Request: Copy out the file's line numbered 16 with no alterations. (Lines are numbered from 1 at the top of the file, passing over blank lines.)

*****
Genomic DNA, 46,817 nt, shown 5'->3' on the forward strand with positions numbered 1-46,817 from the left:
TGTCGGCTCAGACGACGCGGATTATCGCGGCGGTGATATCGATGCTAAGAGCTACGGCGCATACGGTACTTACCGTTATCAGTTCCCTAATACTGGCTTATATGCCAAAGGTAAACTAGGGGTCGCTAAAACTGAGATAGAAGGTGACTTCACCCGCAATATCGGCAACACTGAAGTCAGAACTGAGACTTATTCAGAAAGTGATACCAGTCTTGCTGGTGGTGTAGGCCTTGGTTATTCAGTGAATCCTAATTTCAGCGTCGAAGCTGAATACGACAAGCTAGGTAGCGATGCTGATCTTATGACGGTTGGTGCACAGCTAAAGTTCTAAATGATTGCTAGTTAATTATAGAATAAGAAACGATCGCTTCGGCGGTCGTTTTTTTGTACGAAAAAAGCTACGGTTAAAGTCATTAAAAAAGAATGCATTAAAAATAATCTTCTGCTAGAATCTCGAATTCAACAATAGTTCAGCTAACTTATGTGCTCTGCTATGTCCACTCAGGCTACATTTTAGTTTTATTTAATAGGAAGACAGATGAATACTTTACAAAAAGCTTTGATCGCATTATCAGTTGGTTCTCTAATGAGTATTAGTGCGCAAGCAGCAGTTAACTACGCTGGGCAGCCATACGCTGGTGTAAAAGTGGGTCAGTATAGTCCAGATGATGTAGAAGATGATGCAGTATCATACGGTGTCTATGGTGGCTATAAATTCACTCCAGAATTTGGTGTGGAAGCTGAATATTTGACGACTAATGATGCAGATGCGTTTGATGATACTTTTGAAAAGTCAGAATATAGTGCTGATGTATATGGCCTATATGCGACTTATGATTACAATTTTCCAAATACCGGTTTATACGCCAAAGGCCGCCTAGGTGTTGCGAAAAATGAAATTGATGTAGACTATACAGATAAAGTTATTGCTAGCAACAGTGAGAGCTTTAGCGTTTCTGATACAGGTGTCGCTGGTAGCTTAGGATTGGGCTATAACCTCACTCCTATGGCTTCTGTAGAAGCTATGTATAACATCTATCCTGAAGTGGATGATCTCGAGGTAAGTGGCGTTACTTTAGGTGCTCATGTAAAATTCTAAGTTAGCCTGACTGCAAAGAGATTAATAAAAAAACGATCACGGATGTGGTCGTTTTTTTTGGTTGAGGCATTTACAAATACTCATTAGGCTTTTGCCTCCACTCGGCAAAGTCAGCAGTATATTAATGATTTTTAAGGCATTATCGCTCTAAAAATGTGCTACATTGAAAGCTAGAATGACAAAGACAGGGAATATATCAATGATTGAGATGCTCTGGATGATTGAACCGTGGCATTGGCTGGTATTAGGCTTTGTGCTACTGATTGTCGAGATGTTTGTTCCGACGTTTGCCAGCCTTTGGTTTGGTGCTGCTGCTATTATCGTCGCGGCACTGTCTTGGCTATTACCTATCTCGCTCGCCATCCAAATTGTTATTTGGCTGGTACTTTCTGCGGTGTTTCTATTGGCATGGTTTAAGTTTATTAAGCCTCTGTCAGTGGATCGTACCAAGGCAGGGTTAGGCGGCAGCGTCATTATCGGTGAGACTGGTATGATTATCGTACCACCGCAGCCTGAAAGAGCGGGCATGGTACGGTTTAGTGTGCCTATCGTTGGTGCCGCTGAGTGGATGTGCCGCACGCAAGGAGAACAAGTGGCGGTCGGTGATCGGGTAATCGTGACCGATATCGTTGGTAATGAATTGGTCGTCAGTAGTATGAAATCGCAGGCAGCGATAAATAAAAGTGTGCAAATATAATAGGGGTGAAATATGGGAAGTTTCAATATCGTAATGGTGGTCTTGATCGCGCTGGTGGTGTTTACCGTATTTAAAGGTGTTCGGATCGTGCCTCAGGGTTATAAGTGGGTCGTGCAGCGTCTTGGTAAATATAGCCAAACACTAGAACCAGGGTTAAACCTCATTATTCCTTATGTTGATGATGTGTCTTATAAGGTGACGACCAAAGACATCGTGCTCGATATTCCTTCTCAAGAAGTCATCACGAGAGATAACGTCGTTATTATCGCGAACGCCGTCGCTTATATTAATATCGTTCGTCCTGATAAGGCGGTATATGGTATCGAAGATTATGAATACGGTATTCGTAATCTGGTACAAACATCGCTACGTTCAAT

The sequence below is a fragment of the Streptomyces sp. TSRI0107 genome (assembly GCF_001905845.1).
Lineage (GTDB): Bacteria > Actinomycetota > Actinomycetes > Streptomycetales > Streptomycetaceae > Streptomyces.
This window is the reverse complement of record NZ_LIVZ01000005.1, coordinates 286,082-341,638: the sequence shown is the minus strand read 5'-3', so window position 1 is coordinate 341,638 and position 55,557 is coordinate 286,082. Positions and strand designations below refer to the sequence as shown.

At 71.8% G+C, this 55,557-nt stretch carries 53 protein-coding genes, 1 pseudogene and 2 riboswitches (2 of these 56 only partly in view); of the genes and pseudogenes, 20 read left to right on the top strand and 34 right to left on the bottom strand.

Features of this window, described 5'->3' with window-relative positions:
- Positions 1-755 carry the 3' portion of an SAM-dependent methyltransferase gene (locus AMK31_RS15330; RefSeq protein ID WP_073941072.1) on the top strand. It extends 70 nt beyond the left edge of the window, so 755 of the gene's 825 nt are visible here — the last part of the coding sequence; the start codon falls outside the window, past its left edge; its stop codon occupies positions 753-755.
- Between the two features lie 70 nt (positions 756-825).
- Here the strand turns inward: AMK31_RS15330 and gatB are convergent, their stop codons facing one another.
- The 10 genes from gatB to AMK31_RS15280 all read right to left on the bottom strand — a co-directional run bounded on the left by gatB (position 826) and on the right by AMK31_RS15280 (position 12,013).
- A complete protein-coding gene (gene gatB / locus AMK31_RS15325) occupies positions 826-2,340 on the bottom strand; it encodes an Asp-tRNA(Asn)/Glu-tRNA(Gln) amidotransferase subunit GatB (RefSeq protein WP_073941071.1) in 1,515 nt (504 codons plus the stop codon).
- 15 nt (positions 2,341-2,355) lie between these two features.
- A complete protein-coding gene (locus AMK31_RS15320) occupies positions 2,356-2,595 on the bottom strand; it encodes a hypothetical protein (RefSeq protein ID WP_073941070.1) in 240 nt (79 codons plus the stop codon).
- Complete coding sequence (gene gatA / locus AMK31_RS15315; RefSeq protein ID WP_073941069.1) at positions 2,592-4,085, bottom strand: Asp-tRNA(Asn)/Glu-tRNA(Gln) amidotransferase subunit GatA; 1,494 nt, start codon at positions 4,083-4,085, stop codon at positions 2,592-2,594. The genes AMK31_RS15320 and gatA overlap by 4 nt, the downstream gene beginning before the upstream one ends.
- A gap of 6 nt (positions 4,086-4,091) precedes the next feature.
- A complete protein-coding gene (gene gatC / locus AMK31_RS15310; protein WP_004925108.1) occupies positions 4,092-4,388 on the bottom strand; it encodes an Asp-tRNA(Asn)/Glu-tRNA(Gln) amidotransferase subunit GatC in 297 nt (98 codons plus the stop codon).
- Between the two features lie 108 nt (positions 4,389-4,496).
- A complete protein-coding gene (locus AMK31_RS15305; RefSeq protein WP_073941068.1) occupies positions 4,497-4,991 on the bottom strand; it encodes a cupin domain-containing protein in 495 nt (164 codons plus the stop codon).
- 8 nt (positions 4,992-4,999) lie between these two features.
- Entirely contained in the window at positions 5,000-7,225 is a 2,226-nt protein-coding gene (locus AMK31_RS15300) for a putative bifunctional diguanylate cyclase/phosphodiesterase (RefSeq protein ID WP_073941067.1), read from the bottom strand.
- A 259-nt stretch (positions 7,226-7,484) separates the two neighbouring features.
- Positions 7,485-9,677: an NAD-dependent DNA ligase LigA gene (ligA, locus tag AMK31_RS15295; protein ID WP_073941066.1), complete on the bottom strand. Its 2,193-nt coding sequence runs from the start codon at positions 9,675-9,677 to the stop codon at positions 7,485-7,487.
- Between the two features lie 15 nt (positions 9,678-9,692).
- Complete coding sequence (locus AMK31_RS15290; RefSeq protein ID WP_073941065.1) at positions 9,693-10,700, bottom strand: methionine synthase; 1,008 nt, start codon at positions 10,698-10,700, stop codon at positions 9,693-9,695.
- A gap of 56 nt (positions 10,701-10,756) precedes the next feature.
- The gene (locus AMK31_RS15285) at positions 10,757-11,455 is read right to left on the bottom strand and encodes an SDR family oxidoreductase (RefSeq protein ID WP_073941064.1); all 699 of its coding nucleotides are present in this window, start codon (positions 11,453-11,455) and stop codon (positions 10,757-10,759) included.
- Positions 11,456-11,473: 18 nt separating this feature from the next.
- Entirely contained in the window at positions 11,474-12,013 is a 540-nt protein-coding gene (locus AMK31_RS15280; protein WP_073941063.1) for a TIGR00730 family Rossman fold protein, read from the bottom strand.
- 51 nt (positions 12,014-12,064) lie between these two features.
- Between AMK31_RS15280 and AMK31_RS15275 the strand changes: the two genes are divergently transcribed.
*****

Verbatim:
- A gap of 6 nt (positions 4,086-4,091) precedes the next feature.